He noted the irony: The committee had been so focused on providing transparency to the market that it may have bogged the documents down in detail. Part of the reason the third-party ABCP market crumbled in August was that investors did not know exactly what the commercial paper was, and what assets lay underneath its esoteric structure. As Mr. Crawford's committee worked to restructure the sector, it tried to focus on gathering a plethora of information to give investors.

After meetings in Toronto and Montreal Monday, Mr. Crawford and his fellow presenters made a noticeable effort to simplify in Edmonton.

"We're going to do everything we can to continue to be accurate but to drop the footnotes and to try to deal with the bottom line," he said.

Mr. Crawford said the committee will arrange for a call next week, once people have had some time to digest the plan, where investors can submit questions and the appropriate person will call them back with answers.

While the vote on the plan is currently set for April 25, that date is flexible if the judge who is now overseeing the court-supervised restructuring process approves. Mr. Crawford has suggested he'd be willing to consider asking for an extension of the vote if investors feel they need more time to digest the plan.

In the meantime, Canaccord Capital Inc. is seeking a way for individual investors to get as close to 100 cents on the dollar back as possible.

About three-quarters of the 1,800 investors are people who bought the paper from Canaccord. But Canaccord argues it can't shoulder the whole load, and isn't solely responsible for the mess, which stemmed from a meltdown in world credit markets. That may mean that other players in the restructuring will have to add money to any buyout of paper from individual investors. "We'd like to see Canaccord step up to the plate and pick up their fair share," Wayne Duke, a retired oil and gas worker with just under $200,000 in ABCP.

The links 



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#8) On April 03, 2008 at 9:56 AM, dwot (29.45) wrote:

Teacher pension shortfall raises early-retirement questions


From Thursday's Globe and Mail

April 3, 2008 at 4:36 AM EDT

TORONTO — Ontario Education Minister Kathleen Wynne suggested yesterday that the early-retirement policy for the province's teachers should be reviewed in the wake of a multibillion-dollar shortfall in their pension plan. But she later backtracked, saying she was not going to speculate on coming talks between the government and teacher representatives.

The giant Ontario Teachers Pension Plan announced this week that it ended 2007 with a $12.7-billion shortfall, raising questions about how it will fund its obligations to retired teachers.

Teachers invests $108-billion in assets on behalf of 278,000 active and retired teachers in the province. The plan paid out $4-billion in pension benefits last year, double what it received in contributions.

The plan is managed by the Ontario government and the Ontario Teachers Federation. Ms. Wynne initially said yesterday that the managers would review a policy that allows teachers to retire when their age and years of service add up to 85.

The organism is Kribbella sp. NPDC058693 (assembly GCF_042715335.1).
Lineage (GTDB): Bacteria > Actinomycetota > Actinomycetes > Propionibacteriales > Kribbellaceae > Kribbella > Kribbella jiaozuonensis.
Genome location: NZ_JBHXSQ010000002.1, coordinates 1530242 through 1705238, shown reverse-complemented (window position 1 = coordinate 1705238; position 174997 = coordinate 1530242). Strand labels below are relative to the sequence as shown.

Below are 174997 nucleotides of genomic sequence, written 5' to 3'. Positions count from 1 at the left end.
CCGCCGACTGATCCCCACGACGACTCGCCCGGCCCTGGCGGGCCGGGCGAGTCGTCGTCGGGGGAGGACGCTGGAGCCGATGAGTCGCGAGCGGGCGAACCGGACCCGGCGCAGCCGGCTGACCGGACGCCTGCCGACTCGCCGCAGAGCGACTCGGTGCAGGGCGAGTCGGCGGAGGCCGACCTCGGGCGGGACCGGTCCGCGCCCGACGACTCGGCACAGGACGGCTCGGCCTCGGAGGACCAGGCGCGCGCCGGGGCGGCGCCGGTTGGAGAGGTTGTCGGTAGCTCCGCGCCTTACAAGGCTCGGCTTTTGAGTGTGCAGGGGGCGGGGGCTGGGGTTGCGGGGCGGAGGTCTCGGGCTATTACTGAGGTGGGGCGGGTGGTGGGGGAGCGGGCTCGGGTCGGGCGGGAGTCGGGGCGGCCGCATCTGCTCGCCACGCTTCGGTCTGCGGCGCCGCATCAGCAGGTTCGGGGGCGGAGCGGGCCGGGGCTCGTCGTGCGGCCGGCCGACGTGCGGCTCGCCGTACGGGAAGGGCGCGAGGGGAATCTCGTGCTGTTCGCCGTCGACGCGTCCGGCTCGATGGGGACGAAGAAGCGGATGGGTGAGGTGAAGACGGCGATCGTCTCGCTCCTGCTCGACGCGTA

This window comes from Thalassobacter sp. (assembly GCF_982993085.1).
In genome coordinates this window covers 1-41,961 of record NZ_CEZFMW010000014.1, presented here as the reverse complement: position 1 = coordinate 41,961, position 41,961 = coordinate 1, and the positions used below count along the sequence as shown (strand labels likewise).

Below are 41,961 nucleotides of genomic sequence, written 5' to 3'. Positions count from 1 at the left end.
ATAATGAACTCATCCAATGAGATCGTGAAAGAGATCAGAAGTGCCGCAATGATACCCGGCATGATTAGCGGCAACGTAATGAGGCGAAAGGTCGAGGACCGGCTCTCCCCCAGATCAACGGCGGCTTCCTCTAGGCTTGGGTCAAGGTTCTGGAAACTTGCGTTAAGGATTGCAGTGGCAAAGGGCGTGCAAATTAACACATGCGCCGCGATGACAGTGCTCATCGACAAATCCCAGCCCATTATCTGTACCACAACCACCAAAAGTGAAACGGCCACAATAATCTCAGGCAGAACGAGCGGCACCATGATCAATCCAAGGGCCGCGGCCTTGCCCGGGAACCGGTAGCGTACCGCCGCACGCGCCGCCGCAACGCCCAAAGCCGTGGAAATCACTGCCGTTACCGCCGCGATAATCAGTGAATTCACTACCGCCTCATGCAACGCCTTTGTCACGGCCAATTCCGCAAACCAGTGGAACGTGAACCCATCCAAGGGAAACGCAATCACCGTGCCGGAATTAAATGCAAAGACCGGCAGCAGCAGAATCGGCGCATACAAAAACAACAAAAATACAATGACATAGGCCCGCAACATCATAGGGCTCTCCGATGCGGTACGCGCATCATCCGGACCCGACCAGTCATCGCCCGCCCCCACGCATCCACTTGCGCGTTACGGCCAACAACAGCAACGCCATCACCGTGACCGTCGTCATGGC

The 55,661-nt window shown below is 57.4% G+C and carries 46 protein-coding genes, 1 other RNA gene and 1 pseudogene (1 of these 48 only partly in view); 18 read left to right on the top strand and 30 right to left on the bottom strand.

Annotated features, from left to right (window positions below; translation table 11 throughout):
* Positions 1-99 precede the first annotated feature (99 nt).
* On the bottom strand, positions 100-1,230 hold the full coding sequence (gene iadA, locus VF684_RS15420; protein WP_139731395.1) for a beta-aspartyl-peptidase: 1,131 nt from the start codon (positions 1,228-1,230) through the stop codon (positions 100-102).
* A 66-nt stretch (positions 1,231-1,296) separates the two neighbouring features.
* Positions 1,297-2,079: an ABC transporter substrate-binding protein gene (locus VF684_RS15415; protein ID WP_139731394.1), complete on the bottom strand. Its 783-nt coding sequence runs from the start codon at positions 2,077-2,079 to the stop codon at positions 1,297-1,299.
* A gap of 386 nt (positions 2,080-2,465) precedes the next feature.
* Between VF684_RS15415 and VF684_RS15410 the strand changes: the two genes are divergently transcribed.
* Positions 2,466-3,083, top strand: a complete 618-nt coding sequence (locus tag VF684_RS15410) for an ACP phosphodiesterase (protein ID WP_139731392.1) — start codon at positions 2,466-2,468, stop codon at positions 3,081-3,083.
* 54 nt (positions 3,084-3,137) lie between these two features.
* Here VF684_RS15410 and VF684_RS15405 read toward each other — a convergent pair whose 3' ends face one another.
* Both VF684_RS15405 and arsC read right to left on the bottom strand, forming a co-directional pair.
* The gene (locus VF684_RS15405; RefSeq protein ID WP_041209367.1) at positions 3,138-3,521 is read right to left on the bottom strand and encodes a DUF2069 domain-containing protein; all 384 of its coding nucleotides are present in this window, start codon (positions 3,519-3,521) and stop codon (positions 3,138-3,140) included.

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Teachers short by $12.7-billion 

"It's one of the things that the partners at the table have to talk about," she told reporters. "I'm not going to speculate on what the outcome of that conversation will be."

But Ms. Wynne later appeared to contradict herself by stressing that the government has no intention of reviewing the policy.

Asked by reporters whether the policy should be part of a broad review of the pension plan, she said: "I'm not taking a position on that. I'm not promoting that."

Opposition members accused her of ignoring the problem.

"I think the McGuinty government is trying to pretend a problem doesn't exist," New Democratic Party Leader Howard Hampton. The government faces two choices, he said. "They can increase the contribution amount or simply say teachers will have to work longer before they retire."

Progressive Conservative MPP Bob Runciman said the government can't "turn a blind eye" to the problem.

He said Ms. Wynne's initial comments suggesting that the retirement policy would be reviewed were the ones that made sense.

"She probably got her wrists slapped for giving an honest and straightforward response," he said.

Changing the policy would lead to a radical overhaul of the pension plan.

The policy was introduced by former premier Mike Harris in the mid-1990s as part of his Common Sense Revolution.

The rule was aimed at encouraging older teachers to retire and open up positions for younger, lower-paid replacements. The average retirement age for teachers in Ontario is 58.

Both the government and the federation must come up with a plan to eliminate the pension plan's shortfall by Sept. 30.

Making up the gap is more challenging due to the shrinking proportion of working teachers to retired ones. There are 1.6 working teachers for every pensioner, compared with 4-to-1 15 years ago.

As of next year, teachers will contribute 12 per cent of their gross pay to the pension plan. The government matches that level. Last year, it contributed $1.1-billion to the plan.

Maureen Davis, president of the federation, said in an interview yesterday that the 85 rule is bound to come up during the talks.

But she said she does not believe eliminating it is on the government's agenda.

"We're committed to resolving it together," Ms. Davis said. "At this stage, I can't speculate where these talks will bring us."